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U.S. unemployment rate hits double-digits

The unemployment rate rose from 9.8 to 10.2 percent in October, and non-farm payroll employment continued to decline (-190,000), according to the U.S. Bureau of Labor Statistics. The largest job losses over the month were in construction, manufacturing and retail trade.

In October, the number of unemployed persons increased by 558,000 to 15.7 million, and the unemployment rate of 10.2 percent was the highest rate since April 1983. Since the start of the recession in Dec. 2007, the number of unemployed persons has risen by 8.2 million, and the unemployment rate has grown by 5.3 percentage points.

The number of long-term unemployed (those jobless for 27 weeks and over) was little changed over the month at 5.6 million. In October, 35.6 percent of unemployed persons were jobless for 27 weeks or more.

The number of persons working part time for economic reasons (sometimes referred to as involuntary part-time workers) was little changed in October at 9.3 million.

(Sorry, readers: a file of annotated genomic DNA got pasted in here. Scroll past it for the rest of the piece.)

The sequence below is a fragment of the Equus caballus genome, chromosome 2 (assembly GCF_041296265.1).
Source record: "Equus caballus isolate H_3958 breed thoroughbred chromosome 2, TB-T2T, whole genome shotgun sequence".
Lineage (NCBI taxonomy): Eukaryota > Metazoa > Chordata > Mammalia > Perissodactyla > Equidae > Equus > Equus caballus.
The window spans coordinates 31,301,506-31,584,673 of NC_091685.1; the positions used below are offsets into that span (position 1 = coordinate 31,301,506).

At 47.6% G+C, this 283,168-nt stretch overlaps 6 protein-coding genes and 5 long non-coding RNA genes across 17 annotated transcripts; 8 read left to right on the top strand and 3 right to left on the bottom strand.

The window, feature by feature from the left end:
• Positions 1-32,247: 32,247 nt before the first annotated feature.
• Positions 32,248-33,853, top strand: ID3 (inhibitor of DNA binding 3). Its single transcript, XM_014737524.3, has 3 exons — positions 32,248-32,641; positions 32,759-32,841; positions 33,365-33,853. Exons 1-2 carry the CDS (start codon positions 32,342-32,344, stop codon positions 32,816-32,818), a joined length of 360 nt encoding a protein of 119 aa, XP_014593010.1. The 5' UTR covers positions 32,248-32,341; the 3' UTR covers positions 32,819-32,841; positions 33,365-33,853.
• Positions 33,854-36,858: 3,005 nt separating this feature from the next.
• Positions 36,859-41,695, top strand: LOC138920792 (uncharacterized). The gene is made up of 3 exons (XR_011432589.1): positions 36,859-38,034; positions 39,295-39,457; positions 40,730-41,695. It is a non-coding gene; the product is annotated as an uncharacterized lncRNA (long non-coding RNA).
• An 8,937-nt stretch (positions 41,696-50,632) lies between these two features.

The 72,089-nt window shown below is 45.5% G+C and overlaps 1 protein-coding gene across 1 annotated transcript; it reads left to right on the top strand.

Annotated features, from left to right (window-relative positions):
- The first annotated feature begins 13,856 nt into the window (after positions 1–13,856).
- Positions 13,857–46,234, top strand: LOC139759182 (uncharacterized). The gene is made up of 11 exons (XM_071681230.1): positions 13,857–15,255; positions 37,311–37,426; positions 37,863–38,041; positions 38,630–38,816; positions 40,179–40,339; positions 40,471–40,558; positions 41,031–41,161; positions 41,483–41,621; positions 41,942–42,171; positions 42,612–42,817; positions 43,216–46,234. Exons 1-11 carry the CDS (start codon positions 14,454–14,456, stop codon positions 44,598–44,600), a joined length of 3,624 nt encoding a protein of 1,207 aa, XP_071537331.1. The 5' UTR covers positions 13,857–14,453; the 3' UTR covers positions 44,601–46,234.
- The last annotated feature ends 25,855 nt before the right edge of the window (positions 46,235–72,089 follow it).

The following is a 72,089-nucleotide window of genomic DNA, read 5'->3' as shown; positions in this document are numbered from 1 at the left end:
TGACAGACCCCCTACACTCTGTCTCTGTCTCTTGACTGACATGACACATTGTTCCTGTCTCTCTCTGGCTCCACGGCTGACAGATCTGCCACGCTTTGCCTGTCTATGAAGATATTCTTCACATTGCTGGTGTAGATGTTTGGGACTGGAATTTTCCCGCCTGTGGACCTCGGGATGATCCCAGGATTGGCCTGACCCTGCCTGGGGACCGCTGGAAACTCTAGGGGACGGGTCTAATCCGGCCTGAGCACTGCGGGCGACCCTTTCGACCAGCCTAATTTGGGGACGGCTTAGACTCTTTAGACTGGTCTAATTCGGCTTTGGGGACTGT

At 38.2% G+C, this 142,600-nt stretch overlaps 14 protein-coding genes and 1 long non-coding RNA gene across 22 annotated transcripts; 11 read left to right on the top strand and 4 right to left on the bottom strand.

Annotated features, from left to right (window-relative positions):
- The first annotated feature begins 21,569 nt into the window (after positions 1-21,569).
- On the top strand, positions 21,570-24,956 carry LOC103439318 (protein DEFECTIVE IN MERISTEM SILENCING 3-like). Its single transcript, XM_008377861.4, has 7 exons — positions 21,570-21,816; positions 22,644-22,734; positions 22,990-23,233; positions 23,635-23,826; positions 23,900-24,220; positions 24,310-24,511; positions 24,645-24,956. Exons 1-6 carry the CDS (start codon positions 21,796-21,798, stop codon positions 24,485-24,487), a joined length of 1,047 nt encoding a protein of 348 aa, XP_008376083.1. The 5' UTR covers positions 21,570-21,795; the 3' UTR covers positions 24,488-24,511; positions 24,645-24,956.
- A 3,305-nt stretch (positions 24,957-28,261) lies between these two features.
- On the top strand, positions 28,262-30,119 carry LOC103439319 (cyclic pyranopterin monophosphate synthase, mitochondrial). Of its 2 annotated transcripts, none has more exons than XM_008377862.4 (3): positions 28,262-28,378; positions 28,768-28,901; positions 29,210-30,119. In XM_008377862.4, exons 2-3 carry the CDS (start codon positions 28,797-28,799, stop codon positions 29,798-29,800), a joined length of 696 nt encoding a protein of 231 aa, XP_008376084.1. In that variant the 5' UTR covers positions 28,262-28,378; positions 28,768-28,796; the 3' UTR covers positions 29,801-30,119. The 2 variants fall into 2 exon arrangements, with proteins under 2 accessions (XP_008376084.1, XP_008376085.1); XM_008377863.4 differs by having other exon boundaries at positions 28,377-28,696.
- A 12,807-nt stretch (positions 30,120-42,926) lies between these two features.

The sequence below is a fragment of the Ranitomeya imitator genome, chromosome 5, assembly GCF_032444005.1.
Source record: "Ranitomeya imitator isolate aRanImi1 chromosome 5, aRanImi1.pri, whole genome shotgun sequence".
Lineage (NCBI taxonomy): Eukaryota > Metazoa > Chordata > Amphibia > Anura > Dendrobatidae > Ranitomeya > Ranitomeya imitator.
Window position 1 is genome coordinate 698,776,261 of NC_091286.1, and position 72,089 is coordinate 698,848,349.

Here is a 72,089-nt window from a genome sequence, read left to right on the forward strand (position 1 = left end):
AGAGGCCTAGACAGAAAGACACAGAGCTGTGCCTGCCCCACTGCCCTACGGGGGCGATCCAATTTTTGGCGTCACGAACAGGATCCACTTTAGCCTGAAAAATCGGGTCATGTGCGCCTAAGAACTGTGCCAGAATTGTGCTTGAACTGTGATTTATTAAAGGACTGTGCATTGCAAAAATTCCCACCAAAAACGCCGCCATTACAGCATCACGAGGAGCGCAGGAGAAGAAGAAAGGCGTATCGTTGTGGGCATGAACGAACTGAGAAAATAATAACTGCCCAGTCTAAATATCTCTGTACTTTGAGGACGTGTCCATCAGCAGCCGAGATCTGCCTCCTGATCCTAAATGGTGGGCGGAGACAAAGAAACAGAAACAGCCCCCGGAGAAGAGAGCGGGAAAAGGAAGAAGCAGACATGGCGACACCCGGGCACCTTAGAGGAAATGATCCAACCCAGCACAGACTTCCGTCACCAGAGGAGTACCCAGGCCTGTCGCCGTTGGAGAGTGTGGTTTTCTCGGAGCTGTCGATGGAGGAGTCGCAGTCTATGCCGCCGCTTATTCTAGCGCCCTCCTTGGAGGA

About 2.4 million persons were marginally attached to the labor force in October, reflecting an increase of 736,000 from a year earlier. (The data are not seasonally adjusted.) These individuals were not in the labor force, wanted and were available for work, and had looked for a job sometime in the prior 12 months. They were not counted as unemployed because they had not searched for work in the four weeks preceding the survey.

Among the marginally attached, there were 808,000 discouraged workers in October, up from 484,000 a year earlier. (The data are not seasonally adjusted.) Discouraged workers are persons not currently looking for work because they believe no jobs are available for them. The other 1.6 million persons marginally attached to the labor force in October had not searched for work in the four weeks preceding the survey for reasons such as school attendance or family responsibilities.

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